Former Taoiseach predicts Brexit deal by end of weekend

first_img WhatsApp DL Debate – 24/05/21 By News Highland – December 18, 2020 Google+ WhatsApp Google+ Journey home will be easier – Paul Hegarty Facebook Former Taoiseach Bertie Ahern says he believes there will be a post-Brexit trade deal by the end of the weekend. British and EU negotiators will resume talks this morning, after the British Prime Minister and the European Commission president spoke by phone last night.Ursula Von Der Leyen says “big differences remain” and that bridging them will be “very challenging”, with the transition period ending in less than two weeks.Bertie Ahern says he believes there will be a deal in the next few days – as long as the British get a concession on fisheries:Audio Player Up/Down Arrow keys to increase or decrease volume. Pinterest Previous articleDanny Lafferty returns to Derry CityNext articleFull National Broadband Plan some time away for Donegal News Highland Twittercenter_img Facebook Twitter FT Report: Derry City 2 St Pats 2 AudioHomepage BannerNews RELATED ARTICLESMORE FROM AUTHOR Harps come back to win in Waterford Derry draw with Pats: Higgins & Thomson Reaction Former Taoiseach predicts Brexit deal by end of weekend Pinterest News, Sport and Obituaries on Monday May 24thlast_img read more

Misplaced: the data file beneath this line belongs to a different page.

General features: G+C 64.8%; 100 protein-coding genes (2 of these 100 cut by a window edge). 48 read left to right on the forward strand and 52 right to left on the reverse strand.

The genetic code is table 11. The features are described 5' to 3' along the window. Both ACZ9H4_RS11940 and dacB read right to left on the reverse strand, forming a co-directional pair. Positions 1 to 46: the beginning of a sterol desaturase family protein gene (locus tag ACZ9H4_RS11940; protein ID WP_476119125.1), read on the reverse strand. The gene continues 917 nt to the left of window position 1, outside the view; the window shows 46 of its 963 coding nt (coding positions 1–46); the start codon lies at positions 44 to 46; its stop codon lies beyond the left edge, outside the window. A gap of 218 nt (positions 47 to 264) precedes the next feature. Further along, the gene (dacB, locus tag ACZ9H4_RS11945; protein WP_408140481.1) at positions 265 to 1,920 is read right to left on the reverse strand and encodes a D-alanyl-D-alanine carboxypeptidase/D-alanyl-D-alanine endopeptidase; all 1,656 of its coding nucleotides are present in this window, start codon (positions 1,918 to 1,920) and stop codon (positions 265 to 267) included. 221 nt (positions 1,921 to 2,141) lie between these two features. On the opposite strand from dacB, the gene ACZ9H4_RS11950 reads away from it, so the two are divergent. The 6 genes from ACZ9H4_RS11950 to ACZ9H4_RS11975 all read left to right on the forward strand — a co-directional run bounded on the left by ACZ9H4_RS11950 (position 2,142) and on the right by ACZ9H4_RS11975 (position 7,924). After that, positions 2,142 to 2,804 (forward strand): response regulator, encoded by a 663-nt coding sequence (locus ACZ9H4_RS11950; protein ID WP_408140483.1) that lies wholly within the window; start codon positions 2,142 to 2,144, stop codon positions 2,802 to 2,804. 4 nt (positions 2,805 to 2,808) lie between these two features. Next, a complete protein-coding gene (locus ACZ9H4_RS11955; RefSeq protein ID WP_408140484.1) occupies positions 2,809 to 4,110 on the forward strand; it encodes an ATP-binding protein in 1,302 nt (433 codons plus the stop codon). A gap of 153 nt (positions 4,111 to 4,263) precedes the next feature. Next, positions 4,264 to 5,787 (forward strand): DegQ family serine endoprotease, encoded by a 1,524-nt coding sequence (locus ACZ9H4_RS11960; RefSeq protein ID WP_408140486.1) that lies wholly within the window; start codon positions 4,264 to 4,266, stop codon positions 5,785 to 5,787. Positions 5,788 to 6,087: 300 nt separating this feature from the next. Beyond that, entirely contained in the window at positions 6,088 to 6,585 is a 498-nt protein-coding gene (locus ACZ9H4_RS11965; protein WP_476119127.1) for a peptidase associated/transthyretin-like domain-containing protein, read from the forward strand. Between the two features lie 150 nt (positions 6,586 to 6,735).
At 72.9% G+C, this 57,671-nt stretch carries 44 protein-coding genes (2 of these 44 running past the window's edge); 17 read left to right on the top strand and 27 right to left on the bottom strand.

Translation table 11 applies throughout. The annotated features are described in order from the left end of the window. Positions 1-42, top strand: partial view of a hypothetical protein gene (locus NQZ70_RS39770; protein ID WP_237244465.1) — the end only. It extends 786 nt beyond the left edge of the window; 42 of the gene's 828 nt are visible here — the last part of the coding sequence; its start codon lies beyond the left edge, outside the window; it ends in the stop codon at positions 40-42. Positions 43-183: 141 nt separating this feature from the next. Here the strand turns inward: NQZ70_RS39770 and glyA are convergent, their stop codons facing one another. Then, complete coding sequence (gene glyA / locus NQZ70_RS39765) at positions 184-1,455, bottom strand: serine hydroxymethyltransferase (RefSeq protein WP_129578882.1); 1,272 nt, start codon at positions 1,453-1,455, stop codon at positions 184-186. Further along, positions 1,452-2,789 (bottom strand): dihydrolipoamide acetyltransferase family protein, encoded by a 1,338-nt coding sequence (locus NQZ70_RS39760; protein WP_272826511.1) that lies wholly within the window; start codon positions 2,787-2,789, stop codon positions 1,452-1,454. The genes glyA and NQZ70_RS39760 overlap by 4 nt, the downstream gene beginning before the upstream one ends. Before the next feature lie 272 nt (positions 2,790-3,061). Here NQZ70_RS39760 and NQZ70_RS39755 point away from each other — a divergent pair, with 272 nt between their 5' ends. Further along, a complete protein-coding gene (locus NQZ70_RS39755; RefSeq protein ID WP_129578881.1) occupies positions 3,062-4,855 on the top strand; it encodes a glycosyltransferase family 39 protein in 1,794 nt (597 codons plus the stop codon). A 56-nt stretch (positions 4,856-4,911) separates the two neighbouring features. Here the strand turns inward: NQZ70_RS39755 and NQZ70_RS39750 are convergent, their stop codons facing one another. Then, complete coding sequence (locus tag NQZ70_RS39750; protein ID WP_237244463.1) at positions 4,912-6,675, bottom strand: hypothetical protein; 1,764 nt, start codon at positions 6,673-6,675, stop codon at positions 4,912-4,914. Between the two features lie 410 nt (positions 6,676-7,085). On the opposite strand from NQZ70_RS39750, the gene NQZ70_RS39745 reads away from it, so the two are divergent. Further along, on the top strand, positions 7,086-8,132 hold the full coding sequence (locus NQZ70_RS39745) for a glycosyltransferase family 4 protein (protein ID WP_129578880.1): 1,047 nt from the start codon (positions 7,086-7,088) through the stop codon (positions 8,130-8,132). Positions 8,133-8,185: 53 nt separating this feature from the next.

Green Mountain Power commissions its first methane plant at Westminster Farms